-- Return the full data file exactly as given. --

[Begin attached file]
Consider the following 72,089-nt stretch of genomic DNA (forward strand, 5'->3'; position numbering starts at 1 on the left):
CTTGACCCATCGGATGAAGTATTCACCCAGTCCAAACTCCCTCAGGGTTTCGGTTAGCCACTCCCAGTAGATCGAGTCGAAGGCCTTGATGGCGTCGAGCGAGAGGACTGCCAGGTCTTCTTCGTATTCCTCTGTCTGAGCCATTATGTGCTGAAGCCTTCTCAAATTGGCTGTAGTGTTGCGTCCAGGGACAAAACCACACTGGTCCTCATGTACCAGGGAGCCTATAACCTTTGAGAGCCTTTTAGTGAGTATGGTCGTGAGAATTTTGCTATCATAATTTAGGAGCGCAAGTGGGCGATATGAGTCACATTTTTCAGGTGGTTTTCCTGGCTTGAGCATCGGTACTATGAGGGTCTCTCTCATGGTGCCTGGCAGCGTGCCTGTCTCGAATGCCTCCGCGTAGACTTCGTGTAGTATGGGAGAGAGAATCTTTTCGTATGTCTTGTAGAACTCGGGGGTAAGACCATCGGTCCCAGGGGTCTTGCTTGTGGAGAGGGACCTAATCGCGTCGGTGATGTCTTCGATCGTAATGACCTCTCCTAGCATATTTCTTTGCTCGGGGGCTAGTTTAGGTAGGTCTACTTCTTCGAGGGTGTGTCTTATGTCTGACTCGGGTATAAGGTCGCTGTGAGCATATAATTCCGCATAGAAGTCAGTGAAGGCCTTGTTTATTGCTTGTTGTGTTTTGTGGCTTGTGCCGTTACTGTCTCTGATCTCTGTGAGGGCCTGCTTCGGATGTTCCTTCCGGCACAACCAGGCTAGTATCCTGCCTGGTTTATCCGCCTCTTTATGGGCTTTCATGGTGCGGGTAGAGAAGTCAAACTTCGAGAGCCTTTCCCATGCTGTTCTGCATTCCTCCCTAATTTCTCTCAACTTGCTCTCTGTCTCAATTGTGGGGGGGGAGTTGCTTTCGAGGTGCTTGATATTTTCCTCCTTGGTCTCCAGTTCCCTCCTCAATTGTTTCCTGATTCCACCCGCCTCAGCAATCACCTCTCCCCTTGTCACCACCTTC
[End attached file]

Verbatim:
Consider the following 72,089-nt stretch of genomic DNA (forward strand, 5'->3'; position numbering starts at 1 on the left):
CTTGACCCATCGGATGAAGTATTCACCCAGTCCAAACTCCCTCAGGGTTTCGGTTAGCCACTCCCAGTAGATCGAGTCGAAGGCCTTGATGGCGTCGAGCGAGAGGACTGCCAGGTCTTCTTCGTATTCCTCTGTCTGAGCCATTATGTGCTGAAGCCTTCTCAAATTGGCTGTAGTGTTGCGTCCAGGGACAAAACCACACTGGTCCTCATGTACCAGGGAGCCTATAACCTTTGAGAGCCTTTTAGTGAGTATGGTCGTGAGAATTTTGCTATCATAATTTAGGAGCGCAAGTGGGCGATATGAGTCACATTTTTCAGGTGGTTTTCCTGGCTTGAGCATCGGTACTATGAGGGTCTCTCTCATGGTGCCTGGCAGCGTGCCTGTCTCGAATGCCTCCGCGTAGACTTCGTGTAGTATGGGAGAGAGAATCTTTTCGTATGTCTTGTAGAACTCGGGGGTAAGACCATCGGTCCCAGGGGTCTTGCTTGTGGAGAGGGACCTAATCGCGTCGGTGATGTCTTCGATCGTAATGACCTCTCCTAGCATATTTCTTTGCTCGGGGGCTAGTTTAGGTAGGTCTACTTCTTCGAGGGTGTGTCTTATGTCTGACTCGGGTATAAGGTCGCTGTGAGCATATAATTCCGCATAGAAGTCAGTGAAGGCCTTGTTTATTGCTTGTTGTGTTTTGTGGCTTGTGCCGTTACTGTCTCTGATCTCTGTGAGGGCCTGCTTCGGATGTTCCTTCCGGCACAACCAGGCTAGTATCCTGCCTGGTTTATCCGCCTCTTTATGGGCTTTCATGGTGCGGGTAGAGAAGTCAAACTTCGAGAGCCTTTCCCATGCTGTTCTGCATTCCTCCCTAATTTCTCTCAACTTGCTCTCTGTCTCAATTGTGGGGGGGGAGTTGCTTTCGAGGTGCTTGATATTTTCCTCCTTGGTCTCCAGTTCCCTCCTCAATTGTTTCCTGATTCCACCCGCCTCAGCAATCACCTCTCCCCTTGTCACCACCTTC